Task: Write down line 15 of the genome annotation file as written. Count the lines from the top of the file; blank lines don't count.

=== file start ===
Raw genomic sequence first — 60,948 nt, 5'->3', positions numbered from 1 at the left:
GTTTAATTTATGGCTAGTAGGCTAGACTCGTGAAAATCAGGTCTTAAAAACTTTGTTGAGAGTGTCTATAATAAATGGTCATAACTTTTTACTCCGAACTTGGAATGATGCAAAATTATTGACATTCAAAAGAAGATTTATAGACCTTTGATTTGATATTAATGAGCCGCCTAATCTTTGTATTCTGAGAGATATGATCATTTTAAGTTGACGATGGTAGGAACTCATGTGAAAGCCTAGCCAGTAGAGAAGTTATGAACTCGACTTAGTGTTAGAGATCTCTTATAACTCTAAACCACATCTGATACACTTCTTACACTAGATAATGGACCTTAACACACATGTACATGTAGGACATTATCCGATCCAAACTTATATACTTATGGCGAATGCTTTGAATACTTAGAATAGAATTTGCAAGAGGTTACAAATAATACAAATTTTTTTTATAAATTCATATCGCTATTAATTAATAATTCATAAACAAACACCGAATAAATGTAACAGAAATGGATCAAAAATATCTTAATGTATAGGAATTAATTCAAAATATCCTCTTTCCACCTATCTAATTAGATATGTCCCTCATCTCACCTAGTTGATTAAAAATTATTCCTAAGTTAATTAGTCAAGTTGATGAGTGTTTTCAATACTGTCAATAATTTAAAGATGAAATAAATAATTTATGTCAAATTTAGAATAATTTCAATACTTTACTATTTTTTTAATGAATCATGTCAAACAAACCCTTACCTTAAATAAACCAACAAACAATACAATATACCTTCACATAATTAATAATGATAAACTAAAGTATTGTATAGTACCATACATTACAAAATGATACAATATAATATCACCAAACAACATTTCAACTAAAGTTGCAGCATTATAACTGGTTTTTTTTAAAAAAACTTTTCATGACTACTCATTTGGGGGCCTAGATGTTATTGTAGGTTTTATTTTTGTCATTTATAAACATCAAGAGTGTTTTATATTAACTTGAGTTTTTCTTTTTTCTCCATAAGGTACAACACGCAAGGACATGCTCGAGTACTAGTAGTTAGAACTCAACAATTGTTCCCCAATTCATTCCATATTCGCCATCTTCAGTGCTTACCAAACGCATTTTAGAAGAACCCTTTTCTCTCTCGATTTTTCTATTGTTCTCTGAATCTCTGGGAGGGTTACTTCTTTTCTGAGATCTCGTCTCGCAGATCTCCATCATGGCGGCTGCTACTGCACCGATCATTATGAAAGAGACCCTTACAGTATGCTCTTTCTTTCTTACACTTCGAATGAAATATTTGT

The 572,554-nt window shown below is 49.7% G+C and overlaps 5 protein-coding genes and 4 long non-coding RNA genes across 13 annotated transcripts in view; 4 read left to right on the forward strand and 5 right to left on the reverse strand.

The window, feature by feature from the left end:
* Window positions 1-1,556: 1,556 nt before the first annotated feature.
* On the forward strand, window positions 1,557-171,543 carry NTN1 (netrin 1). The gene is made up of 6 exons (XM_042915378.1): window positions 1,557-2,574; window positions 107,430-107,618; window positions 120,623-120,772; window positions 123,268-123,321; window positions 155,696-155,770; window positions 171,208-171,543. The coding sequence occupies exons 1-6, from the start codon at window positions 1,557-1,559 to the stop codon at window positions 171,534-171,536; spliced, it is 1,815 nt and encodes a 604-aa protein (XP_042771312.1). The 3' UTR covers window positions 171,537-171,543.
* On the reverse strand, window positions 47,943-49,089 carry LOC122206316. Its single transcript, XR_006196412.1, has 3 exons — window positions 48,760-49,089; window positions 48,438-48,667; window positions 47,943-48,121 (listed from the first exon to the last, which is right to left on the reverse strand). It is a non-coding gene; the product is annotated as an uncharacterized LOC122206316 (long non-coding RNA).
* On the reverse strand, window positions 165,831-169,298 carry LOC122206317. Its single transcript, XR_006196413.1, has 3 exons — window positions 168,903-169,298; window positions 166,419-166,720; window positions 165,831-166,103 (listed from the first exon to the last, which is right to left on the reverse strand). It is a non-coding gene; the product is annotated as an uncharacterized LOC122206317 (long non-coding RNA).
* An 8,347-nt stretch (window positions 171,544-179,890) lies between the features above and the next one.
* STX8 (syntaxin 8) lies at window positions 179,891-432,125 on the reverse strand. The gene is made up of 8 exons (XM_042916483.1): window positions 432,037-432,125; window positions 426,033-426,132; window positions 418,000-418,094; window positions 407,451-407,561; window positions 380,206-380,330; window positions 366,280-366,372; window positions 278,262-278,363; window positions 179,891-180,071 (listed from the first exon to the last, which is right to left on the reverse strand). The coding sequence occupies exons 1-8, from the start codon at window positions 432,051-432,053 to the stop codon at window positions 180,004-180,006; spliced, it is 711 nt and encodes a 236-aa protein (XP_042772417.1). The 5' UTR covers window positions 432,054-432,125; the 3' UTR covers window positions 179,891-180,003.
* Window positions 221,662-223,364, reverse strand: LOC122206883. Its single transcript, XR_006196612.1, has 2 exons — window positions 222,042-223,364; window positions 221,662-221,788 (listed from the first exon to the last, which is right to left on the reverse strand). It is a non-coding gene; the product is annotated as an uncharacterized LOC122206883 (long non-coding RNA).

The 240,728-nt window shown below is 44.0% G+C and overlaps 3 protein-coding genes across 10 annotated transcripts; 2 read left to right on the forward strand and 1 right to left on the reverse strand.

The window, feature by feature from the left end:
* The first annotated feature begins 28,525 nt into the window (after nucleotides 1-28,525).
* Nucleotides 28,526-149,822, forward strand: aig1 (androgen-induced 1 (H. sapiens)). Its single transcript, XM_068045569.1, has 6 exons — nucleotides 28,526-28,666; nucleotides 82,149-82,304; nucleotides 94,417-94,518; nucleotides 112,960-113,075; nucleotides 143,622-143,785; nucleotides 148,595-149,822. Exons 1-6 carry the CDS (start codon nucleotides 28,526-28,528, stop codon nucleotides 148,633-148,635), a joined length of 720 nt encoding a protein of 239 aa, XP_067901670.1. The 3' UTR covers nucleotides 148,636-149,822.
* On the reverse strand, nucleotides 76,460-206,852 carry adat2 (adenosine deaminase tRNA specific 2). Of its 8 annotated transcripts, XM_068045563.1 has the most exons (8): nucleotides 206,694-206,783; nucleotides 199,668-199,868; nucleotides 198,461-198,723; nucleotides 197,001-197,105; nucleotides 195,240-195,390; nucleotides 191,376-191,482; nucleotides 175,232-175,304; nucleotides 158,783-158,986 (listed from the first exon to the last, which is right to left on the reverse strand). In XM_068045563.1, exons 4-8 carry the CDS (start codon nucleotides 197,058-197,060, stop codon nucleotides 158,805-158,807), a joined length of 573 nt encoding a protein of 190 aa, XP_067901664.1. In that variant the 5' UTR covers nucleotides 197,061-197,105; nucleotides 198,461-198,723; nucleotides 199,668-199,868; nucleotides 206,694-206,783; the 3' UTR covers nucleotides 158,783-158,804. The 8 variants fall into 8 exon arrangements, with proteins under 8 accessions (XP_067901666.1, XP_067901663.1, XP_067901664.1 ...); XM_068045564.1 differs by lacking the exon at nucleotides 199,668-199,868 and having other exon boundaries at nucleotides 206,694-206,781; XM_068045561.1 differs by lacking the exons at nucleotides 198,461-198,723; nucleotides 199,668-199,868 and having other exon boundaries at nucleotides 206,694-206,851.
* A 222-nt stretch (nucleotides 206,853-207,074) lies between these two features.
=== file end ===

* Nucleotides 28,526-149,822, forward strand: aig1 (androgen-induced 1 (H. sapiens)). Its single transcript, XM_068045569.1, has 6 exons — nucleotides 28,526-28,666; nucleotides 82,149-82,304; nucleotides 94,417-94,518; nucleotides 112,960-113,075; nucleotides 143,622-143,785; nucleotides 148,595-149,822. Exons 1-6 carry the CDS (start codon nucleotides 28,526-28,528, stop codon nucleotides 148,633-148,635), a joined length of 720 nt encoding a protein of 239 aa, XP_067901670.1. The 3' UTR covers nucleotides 148,636-149,822.